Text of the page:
The additional noise in the daytime data especially prominent when CALIOP passes over bright clouds, where the noise magnitude above the stratus clouds is significantly larger than over the ocean surface. Retrievals of spatial and optical properties of layers lying above these clouds are typically much more uncertain than retrievals for layers lying above a dark ocean.

    The additional noise during daylight measurements also introduces additional uncertainty in the calibration of the lidar, and this is reflected in the greater uncertainty ascribed to optical parameters retrieved from daytime measurements relative to their nighttime counterparts.

    Another fundamental limitation on the quality of the CALIOP retrievals is the signal-to-noise ratio (SNR) of the measurement. For the uppermost layer in any profile, the SNR for nighttime data is largely a function of the lidar instrument state, and generally does not vary as a function of orbit location. However, for both nighttime and daytime measurements, the backscatter signal is attenuated and the SNR degrades as the lidar penetrates increasing amounts of optical depth. Thus measurements of an otherwise identical aerosol layer will have higher SNR for cloud-free conditions than (for example) on those occasions when there are cirrus clouds overhead.

    Some other conditions that may contribute to "inhomogeneous data quality" include the following:

    • In the South Atlantic Anomaly, excess radiation in the Van Allen Belts introduces additional noise into the backscatter measurement, thus reducing the quality of the nighttime calibration, which in turn can affect the accuracy of all subsequent parameters derived from this data.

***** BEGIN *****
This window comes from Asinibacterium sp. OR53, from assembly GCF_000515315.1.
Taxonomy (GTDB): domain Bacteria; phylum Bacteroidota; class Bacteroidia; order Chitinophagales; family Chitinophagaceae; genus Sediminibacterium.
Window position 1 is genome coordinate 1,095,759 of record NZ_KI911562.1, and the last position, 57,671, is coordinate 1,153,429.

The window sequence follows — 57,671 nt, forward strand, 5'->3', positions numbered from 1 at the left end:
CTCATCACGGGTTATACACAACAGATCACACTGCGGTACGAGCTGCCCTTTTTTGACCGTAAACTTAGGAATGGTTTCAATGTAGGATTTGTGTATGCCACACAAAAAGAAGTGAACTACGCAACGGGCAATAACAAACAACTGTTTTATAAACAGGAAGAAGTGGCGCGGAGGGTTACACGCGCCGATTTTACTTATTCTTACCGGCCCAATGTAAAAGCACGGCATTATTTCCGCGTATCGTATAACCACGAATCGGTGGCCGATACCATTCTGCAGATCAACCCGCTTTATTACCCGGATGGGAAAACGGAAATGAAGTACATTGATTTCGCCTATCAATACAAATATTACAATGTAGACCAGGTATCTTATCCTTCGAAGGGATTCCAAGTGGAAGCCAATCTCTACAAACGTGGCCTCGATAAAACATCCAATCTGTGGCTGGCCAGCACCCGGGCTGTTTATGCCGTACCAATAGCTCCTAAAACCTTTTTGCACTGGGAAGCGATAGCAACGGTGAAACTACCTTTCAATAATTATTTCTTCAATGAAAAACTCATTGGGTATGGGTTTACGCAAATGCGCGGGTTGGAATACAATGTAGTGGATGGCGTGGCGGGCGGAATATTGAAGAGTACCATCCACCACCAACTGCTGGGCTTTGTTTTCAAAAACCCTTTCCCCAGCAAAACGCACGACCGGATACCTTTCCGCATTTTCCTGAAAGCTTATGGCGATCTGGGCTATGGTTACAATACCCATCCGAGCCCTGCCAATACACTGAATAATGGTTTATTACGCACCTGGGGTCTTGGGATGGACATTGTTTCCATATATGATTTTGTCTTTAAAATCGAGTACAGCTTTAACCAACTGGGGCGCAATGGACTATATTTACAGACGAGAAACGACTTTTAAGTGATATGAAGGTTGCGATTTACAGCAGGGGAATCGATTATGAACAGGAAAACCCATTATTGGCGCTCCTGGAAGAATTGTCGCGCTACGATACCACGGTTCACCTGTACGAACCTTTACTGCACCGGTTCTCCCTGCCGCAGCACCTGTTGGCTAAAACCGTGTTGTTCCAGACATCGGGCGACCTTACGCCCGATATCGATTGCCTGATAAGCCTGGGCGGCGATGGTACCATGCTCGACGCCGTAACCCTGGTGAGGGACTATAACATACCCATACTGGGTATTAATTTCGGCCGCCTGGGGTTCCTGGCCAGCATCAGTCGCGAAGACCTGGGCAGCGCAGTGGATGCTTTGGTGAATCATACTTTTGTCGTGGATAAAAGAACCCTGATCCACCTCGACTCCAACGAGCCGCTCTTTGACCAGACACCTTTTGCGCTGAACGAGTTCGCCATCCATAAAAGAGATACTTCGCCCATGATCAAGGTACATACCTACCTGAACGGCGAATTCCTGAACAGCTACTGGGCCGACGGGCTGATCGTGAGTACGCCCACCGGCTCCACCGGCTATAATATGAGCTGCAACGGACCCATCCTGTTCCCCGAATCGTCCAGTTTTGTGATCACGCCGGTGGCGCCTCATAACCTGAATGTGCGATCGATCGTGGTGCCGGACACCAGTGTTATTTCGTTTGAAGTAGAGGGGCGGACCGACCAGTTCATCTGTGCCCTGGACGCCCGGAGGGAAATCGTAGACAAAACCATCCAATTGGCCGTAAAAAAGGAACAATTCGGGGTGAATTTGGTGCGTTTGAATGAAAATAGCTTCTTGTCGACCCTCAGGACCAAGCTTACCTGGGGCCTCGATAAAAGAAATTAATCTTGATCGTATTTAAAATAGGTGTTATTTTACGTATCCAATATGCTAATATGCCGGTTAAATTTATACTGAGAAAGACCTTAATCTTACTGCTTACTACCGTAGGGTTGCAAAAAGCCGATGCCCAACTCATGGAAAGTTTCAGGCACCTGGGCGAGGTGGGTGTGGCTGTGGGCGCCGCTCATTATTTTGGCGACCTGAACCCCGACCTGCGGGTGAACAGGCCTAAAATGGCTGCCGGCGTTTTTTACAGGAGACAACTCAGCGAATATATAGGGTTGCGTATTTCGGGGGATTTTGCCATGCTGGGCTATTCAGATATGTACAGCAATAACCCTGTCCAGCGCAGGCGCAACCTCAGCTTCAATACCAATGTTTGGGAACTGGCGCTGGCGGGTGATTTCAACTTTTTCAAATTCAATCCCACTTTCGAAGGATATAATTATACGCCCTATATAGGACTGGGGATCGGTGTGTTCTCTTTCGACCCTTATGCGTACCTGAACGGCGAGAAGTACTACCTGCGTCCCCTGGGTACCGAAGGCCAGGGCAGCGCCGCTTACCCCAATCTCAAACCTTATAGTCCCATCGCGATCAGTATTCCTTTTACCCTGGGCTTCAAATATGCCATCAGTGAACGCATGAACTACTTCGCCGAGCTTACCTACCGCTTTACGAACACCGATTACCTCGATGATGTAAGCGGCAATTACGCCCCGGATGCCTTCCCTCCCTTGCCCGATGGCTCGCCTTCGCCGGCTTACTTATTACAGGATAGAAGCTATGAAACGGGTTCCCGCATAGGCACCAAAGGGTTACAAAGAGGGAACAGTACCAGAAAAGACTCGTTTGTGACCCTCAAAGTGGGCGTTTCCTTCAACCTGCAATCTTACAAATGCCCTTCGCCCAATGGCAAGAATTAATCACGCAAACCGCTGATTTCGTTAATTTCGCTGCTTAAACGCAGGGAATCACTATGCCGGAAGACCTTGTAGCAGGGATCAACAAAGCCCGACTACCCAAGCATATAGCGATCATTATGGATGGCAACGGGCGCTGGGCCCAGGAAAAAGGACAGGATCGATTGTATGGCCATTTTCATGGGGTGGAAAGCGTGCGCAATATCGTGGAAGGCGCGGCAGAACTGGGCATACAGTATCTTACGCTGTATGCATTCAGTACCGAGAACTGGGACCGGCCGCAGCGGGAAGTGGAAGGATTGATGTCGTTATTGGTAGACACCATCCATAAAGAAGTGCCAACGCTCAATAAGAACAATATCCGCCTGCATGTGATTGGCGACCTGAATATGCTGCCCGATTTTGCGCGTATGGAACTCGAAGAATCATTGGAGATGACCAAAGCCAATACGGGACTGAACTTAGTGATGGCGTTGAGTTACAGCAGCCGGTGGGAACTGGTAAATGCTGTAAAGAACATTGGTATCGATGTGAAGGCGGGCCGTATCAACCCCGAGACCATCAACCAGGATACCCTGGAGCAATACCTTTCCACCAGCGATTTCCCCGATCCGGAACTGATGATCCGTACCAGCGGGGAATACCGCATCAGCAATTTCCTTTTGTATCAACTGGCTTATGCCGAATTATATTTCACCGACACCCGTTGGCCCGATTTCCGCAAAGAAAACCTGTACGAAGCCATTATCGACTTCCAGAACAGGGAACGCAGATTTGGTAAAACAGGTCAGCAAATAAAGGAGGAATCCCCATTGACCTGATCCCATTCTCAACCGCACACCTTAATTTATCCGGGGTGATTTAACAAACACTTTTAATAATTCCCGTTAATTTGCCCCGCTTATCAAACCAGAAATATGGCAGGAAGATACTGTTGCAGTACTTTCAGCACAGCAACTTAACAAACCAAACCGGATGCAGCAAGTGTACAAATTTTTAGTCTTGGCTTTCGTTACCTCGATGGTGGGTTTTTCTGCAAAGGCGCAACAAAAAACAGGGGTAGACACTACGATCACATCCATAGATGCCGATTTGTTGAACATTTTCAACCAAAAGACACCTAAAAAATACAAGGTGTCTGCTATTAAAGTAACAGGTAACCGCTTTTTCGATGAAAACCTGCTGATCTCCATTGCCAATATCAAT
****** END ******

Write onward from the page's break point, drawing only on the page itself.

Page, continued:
• Clouds and aerosols are distributed inhomogeneously around the globe, and therefore altitude and latitude dependent probability distribution functions (5D PDFs) are used in the cloud-aerosol discrimination (CAD). The CAD algorithm may perform differently from one point on the globe to another. In general, the discrimination between clouds and aerosols is worse at higher altitudes and latitudes where cirrus clouds and moderate dense nonspherical aerosol tend to be present simultaneously. In addition, the latitude resolution of the five-dimensional probability distribution functions (5D PDFs) used in the cloud-aerosol discrimination (CAD) algorithm is fairly coarse (10 degrees), and thus there are occasional CAD discontinuities at the boundaries.

    • There is a known flaw in the aerosol subtyping scheme that sometimes causes a misidentification of lofted smoke layers as marine layers. there is a geographical bias to the occurrence of this error, as it happens most frequently in those regions where dense smoke is transported out over the ocean.
  23. What are 'constrained cirrus cloud retrievals', how do I find them, and why should I bother to look for them?
  24. Constrained cirrus cloud retrievals are those cirrus cloud cases where it was possible to measure the backscatter molecular return below the cirrus cloud in a 'clear air' region and obtain a direct measurement of the cirrus cloud two-way transmittance or optical depth. This measured transmittance is then used to constrain the retrieval of the extinction profile of the cloud, thus reducing the uncertainty from using a default lidar ratio. These so-called constrained cirrus cloud retrievals are generally the highest quality retrievals of extinction provided by the lidar level 2 processing software.

    The Extinction_QC_Flag_532, and Extinction_QC_Flag_1064 data sets will have bit field 1 set for constrained retrievals. These data sets can be found the 5 km layer products and bin-by-bin in the 5 km profile products.


    LIDAR Level 1B Product